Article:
Anyone working in construction & demolition (C&D) knows how much scrutiny their industry is facing from a sustainability standpoint.
As the world mobilizes to reach ambitious goals around net zero emissions by 2050 (or even earlier), many are focused on the C&D space, which is currently the single largest global consumer of resources and raw materials, according to the Ellen MacArthur Foundation. Depending on the source, the construction industry generates 30-40% of total global greenhouse gas (GHG) emissions. Plus, construction waste is expected to increase up to 2.2 billion tons every year by 2025. Not only are the environmental costs clear, but this growth in waste is negatively impacting the industry’s bottom line. Between tipping fees and raw material extraction costs, the C&D industry is pumping billions of dollars annually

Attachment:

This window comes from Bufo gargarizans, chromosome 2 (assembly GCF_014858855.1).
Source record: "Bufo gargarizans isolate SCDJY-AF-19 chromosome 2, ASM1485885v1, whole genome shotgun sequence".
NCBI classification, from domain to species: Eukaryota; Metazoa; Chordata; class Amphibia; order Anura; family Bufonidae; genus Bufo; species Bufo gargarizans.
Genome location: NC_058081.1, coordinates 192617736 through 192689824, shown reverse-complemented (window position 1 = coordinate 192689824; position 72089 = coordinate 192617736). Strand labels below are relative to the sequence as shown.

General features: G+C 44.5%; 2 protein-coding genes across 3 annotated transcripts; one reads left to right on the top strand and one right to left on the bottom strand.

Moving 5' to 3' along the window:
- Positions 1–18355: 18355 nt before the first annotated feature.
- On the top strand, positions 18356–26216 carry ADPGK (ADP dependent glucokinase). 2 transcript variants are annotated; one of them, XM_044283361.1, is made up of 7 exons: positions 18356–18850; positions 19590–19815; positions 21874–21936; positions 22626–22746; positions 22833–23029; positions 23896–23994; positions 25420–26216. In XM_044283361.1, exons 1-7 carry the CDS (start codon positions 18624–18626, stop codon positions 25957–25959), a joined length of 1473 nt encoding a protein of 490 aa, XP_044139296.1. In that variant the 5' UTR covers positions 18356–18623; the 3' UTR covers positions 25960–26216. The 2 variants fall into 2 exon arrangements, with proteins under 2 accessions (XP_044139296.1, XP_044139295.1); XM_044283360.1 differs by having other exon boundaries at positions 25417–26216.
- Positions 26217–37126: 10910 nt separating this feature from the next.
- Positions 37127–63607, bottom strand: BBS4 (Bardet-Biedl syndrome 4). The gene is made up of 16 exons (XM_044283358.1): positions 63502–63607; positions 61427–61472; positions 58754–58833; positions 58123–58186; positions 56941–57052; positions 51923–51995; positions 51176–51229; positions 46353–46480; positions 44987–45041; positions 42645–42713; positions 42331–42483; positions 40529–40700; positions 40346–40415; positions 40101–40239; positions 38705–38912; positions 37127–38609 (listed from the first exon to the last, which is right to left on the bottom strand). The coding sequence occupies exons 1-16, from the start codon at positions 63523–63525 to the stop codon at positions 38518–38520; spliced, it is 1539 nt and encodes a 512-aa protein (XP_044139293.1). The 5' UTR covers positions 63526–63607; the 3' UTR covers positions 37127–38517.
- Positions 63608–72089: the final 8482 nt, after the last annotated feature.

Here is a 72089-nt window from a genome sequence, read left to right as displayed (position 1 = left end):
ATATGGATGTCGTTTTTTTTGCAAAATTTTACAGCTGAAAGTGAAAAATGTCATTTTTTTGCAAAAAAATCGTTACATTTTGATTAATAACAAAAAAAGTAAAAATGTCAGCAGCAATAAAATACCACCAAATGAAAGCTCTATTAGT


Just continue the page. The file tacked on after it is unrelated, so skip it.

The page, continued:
into practices that directly affect the health of the environment. With 15% of building materials being wasted during the construction process and only 20–30% of C&D waste getting reused or recycled, there has to be a better solution. Constructing and designing new buildings with reuse in mind is critical to reducing waste and long-term costs, but what about existing infrastructure? How can the C&D space reduce costs and material waste? This paper will outline the cost of failing to incorporate reuse into the built environment and present adaptive reuse as a strategy for more resilient, sustainable and cost-effective C&D programs.
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